Topics in This Section
- Ampullary Cancer
- Anorectal Cancer
- Anal Canal Carcinoma
- Duodenal Carcinoma
- Neuroendocrine Carcinoma
- Carcinoid Cancer
- Colon Cancer
- Esophageal Cancer
- Gallbladder Cancer
- Gastrointestinal Stromal Tumor (GIST)
- Liver Cancer (Bile Duct Cancer)
- Neuroendocrine Cancer of the Spleen
- Sister Mary Joseph's Lymph Node
- Small Bowel Cancer
- Stomach (Gastric) Cancer
Learn More About
Many people would have a lot to complain about if they walked in Lou Fantacone's shoes. In 1958, while Christmas shopping, Lou's wife was killed in an automobile accident. She was 28 at the time. Lou was left alone to care for his 3 children, ages 2, 5 and 7. Then, later in life, he would face three separate bouts with cancer.
But, says Lou, who worked as a machinist until he retired in 1988: "I've got nothing to complain about. I am blessed with 3 kids -- and a couple grandkids."
Volunteering on the Battleship New Jersey
During his retirement, Lou was diagnosed with kidney cancer and was successfully treated at a Philadelphia hospital. By 2001, Lou could not sit still any more. He began a new career volunteering for the Battleship New Jersey in Camden. "I worked my way up from a docent until I got to work on the ship, which I love," explained Lou. Then, in 2004, Lou began experiencing severe stomach pain.
"I decided to get a second opinion at Fox Chase."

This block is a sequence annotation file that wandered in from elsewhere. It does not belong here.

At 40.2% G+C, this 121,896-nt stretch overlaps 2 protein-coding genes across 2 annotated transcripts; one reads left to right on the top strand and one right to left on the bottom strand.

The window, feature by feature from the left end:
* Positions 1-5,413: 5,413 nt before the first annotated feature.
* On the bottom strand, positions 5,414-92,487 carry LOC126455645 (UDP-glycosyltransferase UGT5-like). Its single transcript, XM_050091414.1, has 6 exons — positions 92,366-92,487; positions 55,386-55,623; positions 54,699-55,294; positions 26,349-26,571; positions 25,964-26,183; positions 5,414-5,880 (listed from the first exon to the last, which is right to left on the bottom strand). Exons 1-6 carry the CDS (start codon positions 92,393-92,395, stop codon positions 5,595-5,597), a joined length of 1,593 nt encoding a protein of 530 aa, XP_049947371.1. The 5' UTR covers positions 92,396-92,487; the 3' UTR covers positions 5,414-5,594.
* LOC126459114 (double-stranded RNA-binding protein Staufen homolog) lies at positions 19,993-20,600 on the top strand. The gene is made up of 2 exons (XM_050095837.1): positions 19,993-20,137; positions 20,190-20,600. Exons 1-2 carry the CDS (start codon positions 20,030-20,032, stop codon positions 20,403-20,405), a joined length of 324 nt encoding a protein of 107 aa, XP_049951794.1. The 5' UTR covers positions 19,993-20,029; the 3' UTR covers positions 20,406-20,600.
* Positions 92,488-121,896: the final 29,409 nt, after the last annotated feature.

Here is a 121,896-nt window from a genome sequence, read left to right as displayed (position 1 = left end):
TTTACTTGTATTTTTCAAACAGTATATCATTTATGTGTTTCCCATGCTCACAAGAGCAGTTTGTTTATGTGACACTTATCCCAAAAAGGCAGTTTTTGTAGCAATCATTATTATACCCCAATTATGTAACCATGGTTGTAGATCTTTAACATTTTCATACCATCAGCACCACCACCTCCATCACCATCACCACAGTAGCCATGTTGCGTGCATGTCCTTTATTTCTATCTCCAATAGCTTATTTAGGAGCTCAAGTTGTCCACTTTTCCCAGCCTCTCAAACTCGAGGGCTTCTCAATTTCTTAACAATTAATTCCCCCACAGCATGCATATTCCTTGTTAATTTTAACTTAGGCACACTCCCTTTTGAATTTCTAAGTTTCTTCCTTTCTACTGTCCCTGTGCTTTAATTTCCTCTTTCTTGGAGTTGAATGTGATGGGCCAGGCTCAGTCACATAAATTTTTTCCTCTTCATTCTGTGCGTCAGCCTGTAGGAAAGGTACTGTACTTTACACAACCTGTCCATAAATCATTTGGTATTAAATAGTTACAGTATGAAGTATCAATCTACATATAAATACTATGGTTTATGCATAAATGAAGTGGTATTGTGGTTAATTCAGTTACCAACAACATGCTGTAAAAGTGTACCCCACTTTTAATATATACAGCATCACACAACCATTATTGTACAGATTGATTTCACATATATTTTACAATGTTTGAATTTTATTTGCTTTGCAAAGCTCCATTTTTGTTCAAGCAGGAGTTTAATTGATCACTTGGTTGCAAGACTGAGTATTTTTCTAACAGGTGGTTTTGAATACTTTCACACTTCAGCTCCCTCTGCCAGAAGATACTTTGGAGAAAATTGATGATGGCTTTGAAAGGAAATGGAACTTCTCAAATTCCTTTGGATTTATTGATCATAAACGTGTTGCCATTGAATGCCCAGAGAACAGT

"My doctor sent me to my local hospital for an endoscopy," recalled Lou, who learned the cause of the pain was a tumor on his stomach. "I didn't like the way the doctors at that hospital talked to me. So I decided to get a second opinion at Fox Chase."
Preserving Stomach Function
James Watson, MD, a surgical oncologist who specializes in treating patients with gastrointestinal cancers, met with Lou to review his options. After undergoing clinical staging at Fox Chase, Lou was found to have an early stage cancer which appeared confined to his stomach.
With the guidance of Dr. Watson, Lou opted for a surgical procedure that would remove the cancer (and with it, part of his stomach) and re-attach his stomach so that function would be preserved. In addition to the portion of his stomach that harbored the cancer, 37 negative lymph nodes were removed, confirming that Lou did indeed have an early stage cancer and, best of all, would not require any additional therapy. Within the week after his surgery, Lou had returned home and was back to eating normally.
"Dr. Watson is such a great doctor. He did a wonderful job and I'm feeling well today."
"People always ask me where to go when they find out they have cancer - I always tell them Fox Chase. I have only good things to say about the hospital."
"Everyone I met at Fox Chase treated me so well."
After his recovery, Lou returned to his volunteer job on the Battleship. He experienced a third bout with cancer, this time prostate. The daily commute for treatment at Fox Chase would have been difficult for Lou, who is in his 80s, so he was treated with daily radiation treatment during an 8 week period at his local hospital.
With all he has been through, Lou still considers himself lucky. He now shares his life with Helen, who was his caretaker when he was sick. "I live with 2 great women! Helen - and my dog Molly!"
"I'm not a rich person, but whenever I can, I donate to Fox Chase. Everything they do is terrific."
By day Lou continues to volunteer, currently on the USS Olympia at Penn's Landing. "It's great because I finally found something older than me!" he jokes.
And every night Lou "thanks God for giving me another day. I'm very thankful for all that I have."